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We went flying for just 25 minutes. It started with a brief efficiency demonstration that the plane could do 125 mph at 2,500 rpm and 18″ of manifold pressure, the same power setting it took to taxi in 6″ of wet grass. This lead to 195 mph flybys on the deck and a long series of very smooth positive G aerobatic maneuvers. It would have been a skilled display for any pilot, far less one who was 91 years old.

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After landing we spoke about the modifications to the 215 Olds, an engine I knew pretty well. There were a few photos, including the one above. A moment after it was taken, Steve looked at me and said with some disgust “You are wearing a Monocoupe shirt” He didn’t say anything else about it, as if disliking Monocoupes as the most natural thing any aviator would do.

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When I got home I wrote him a brief thank you note and mailed it the next day. A few months alter I saw Steve and Paula at their forum at Sun n Fun. She recognized me an said that the note was unexpected and made her and Steve feel appreciated.  Two weeks later they both perished in the crash of the O to O special on their way back north to their summer home, Oshkosh.

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I have carried forward the lesson that most of the good things that have happened in my life in aviation took place because I showed up for them. The aviators I have known have almost always showed themselves to be very kind and generous people. They will gladly share what they know and have experienced with anyone who is genuinely interested, but you have to be there.

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The sole important difference between myself and my roommates who didn’t go flying with Steve that day was I got in the car and drove 100 miles to be there, and they didn’t. You can spend a lot of time looking at magazines and websites, lamenting the expense and difficulty of engaging in aviation, or you can decide that in 2015 you will not lose an opportunity to have your own event in aviation, one that you will remember 20 years later.-ww.

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“If you look at their lives close enough, all of the greats offer something to guide us in pursuit of the timeless truth of flying. Pietenpol teaches that we are more likely to find it in the simplest of planes; Lindbergh knew that you started your search inside yourself; Gann said that we will not see the truth directly, but you can watch it at work in the actions of airmen; and Wittman showed that if you flew fast enough, for long enough, you just might catch it. These men, and many others, spent the better part of their lives looking for this very illusive ghost. Some of them paid a high price, but you get the impression they all thought it was worth it. ” – from our Oshkosh 2008 coverage, -ww.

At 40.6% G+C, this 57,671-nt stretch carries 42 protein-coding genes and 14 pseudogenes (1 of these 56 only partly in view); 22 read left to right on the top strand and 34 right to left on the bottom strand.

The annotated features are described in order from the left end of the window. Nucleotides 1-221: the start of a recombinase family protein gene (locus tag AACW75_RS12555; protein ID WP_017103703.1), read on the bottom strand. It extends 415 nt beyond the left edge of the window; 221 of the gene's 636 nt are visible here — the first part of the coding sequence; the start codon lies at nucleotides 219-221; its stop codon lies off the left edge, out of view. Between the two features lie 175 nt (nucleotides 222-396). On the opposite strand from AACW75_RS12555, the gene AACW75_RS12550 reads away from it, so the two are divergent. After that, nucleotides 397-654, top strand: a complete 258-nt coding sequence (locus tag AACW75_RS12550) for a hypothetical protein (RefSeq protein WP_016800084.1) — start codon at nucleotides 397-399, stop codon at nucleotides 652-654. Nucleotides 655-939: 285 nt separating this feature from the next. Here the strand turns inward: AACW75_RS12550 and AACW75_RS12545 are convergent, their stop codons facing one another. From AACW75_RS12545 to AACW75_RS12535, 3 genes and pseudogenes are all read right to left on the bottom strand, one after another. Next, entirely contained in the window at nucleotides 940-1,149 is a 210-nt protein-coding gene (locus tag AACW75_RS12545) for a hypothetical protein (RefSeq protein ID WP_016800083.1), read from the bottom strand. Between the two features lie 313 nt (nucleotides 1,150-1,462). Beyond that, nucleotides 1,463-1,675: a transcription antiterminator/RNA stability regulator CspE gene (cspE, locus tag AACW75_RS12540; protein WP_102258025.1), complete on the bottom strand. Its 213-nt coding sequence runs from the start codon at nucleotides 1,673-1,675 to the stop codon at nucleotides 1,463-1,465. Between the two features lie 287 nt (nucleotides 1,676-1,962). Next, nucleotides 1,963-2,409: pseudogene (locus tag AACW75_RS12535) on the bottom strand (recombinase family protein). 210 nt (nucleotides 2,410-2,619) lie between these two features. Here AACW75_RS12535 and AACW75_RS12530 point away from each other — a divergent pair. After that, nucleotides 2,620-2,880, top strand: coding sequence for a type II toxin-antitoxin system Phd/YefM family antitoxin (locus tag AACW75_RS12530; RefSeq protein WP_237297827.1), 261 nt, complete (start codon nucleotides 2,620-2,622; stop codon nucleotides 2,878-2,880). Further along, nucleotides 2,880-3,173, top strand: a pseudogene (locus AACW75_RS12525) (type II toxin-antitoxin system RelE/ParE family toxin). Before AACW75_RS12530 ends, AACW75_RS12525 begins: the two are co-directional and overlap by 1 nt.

All about Dipsticks, Part #2206

Builders,

Here is a topic that I have covered before, and it is covered in some depth in the 2014 conversion manual. The part number we assign to the dipstick is #2206, in the #2200 oil pan group.

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The dipstick itself is an after market model for a 289-302 Ford V-8. You can get it in the Mr. Gasket brand from most auto parts stores or SummitRacing .com. Discard the stock mounting clamp that comes with it.

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Before I put the two case halves together, I run a .375″ drill down through the hole in the case. This makes it from a hard drive fit to a light tap in place item. The bottom part of the dip stick tube below the shoulder is 1″ long. If you rough this part up with 40 grit paper, you can then bond the dip stick tube in the case with Ultra Gray Permatex RTV. This is a better sealed installation than a dry driven in tube in the stock case hole size.

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The stock overall length of the tube is about 12″. Use a tubing cutter to neatly reduce the overall length to 8″. This is 1″ below the shoulder and 7″ above it. After using the cutter, run a Unibit stepped hole saw into the tube to clean out the crimping left from the tubing cutter. Test fit the dip stick.

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Put the tube in the case, with the RTV smeared over the last 1″. Put it in the case so the bend in the tube brings the tube closest to the top cover on the case. It should be about 1/2″ away. Later if you wish to make a small tab to stabilize the tube to the top cover bolt, you can, and it will be short and neat. We call this part #2207, it is just a light tab with a 3/8′ hole on one side and a 5/16″ on the other.